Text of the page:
Giant anteaters live in tropical forests and grassy plains from Panama to Argentina. They feed mainly on ants and termites, being capable of sometimes consuming up to 30,000 insects in a single day. They open up the ant-nest with their claws and use their long sticky tongue to fish ants out of the nest. They are careful not to totally destroy the nest they feed on. They will rather rip up a small part of an ant hill, and the remaining ants/termites will fix that area very quickly. In this way there will be more food for the anteater in the future. During much of its first year of life, a young anteater will ride on its mother's back. It is generally acknowledged that giant anteaters have a poor sense of sight but a keen sense of smell. In fact, their sense of smell is regarded to be some 40 times stronger than that of humans. The name of the species, tridactyla, comes from "tri" and "dactylos", which is Greek for "three fingers". However, giant anteaters actually have five toes on each paw (the fifth is a "vestigial" one). The name probably came about because only three of the front toes have prominent claws and can be easily seen. Giant anteaters rarely make sounds. When they do it is mostly when they are young; the sound is a high-pitched, shrilly grunt noise. A baby that has fallen off his mother's back will grunt to its mother either to remind her that it has fallen off or to simply instruct her where it is or to get her attention.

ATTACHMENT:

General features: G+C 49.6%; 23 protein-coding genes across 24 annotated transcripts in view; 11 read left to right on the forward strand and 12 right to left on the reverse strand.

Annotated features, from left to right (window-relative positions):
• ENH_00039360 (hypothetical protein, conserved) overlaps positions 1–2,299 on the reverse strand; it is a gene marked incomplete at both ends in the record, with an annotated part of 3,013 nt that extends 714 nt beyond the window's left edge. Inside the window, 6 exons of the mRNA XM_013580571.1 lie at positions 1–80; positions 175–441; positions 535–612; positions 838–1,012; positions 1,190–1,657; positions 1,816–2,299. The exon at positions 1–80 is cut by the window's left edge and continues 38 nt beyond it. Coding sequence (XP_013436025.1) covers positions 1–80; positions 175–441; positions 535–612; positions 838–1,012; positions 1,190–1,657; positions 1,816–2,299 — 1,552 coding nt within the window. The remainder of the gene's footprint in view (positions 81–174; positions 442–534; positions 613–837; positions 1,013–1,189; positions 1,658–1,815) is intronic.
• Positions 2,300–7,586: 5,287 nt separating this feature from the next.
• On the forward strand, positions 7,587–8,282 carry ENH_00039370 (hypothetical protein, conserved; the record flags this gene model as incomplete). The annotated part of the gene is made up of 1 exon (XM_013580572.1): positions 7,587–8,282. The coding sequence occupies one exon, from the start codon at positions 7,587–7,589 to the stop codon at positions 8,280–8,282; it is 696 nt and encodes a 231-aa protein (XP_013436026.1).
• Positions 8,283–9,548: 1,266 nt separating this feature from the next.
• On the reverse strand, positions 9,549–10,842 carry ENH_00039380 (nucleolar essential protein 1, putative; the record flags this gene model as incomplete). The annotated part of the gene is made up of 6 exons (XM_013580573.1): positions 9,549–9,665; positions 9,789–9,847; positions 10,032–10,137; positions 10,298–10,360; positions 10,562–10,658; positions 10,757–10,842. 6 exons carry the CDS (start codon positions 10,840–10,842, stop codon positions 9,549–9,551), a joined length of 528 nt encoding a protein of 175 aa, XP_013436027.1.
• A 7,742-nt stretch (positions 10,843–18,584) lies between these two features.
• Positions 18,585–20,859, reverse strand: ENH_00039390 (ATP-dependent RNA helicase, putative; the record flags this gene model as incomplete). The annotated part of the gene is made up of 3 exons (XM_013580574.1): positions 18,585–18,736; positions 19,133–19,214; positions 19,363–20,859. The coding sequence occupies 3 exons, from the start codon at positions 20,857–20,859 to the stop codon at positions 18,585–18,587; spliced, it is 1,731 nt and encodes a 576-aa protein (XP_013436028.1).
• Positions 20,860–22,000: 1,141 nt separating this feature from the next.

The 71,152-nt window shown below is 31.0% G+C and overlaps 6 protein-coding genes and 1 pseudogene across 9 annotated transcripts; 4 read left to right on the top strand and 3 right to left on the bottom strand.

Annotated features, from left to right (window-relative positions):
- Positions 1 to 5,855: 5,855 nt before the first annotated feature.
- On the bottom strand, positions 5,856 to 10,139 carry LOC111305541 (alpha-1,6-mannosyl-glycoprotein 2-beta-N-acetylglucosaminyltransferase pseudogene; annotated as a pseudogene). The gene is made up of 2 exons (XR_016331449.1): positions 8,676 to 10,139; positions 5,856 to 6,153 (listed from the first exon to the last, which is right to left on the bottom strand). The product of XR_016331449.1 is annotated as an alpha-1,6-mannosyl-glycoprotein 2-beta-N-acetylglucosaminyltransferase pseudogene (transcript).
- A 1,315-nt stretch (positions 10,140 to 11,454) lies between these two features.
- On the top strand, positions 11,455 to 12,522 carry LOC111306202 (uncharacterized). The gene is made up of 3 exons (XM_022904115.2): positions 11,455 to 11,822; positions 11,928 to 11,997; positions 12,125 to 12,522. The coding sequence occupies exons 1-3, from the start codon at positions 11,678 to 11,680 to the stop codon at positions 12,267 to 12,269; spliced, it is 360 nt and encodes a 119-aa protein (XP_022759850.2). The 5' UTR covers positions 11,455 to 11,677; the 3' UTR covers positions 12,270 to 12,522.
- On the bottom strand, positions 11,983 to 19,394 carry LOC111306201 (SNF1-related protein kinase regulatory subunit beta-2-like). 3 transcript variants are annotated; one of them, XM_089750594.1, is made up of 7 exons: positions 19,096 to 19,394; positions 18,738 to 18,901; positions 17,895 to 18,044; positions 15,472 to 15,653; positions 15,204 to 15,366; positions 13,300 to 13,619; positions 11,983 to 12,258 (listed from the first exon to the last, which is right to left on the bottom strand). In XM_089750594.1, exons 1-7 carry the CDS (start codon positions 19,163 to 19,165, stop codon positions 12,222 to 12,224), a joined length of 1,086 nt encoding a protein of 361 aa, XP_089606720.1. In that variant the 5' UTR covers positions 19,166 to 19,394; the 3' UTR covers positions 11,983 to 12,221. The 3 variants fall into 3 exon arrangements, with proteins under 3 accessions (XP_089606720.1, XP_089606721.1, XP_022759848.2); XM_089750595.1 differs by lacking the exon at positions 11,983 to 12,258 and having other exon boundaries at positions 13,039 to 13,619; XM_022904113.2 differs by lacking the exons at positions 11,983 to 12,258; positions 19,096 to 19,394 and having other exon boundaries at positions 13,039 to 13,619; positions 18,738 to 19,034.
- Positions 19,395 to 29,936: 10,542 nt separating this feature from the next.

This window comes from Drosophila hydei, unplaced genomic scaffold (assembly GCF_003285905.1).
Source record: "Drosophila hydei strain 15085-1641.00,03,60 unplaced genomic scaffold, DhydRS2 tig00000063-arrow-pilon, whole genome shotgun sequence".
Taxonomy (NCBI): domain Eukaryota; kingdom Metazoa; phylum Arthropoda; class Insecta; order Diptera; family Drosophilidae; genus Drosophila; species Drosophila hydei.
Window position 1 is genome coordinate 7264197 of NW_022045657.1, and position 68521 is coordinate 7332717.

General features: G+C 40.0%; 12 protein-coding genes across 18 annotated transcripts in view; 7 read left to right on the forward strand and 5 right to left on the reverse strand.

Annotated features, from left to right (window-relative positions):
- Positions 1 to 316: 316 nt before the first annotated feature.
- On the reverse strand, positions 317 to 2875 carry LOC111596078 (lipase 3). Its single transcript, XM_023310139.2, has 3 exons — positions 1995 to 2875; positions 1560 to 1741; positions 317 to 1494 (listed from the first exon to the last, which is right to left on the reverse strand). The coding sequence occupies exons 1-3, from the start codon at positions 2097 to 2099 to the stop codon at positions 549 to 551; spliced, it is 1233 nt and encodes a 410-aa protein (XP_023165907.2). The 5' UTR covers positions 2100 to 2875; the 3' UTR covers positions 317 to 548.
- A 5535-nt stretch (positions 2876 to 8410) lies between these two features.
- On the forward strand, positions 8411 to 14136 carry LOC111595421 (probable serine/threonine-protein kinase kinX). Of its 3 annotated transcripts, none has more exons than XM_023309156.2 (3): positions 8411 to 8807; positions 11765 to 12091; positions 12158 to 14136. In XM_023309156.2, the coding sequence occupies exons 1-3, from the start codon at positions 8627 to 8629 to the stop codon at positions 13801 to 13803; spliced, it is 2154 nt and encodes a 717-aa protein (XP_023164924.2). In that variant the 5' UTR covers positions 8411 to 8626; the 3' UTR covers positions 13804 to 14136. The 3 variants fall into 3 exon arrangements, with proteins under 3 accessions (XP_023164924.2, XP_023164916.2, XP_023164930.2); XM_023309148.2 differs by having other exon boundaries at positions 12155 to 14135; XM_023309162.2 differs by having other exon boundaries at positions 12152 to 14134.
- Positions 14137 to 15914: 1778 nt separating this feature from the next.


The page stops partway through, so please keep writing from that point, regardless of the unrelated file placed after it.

The above picture was taken in the zoo of St. Louis, Missouri, in May, 2002.
Life on Earth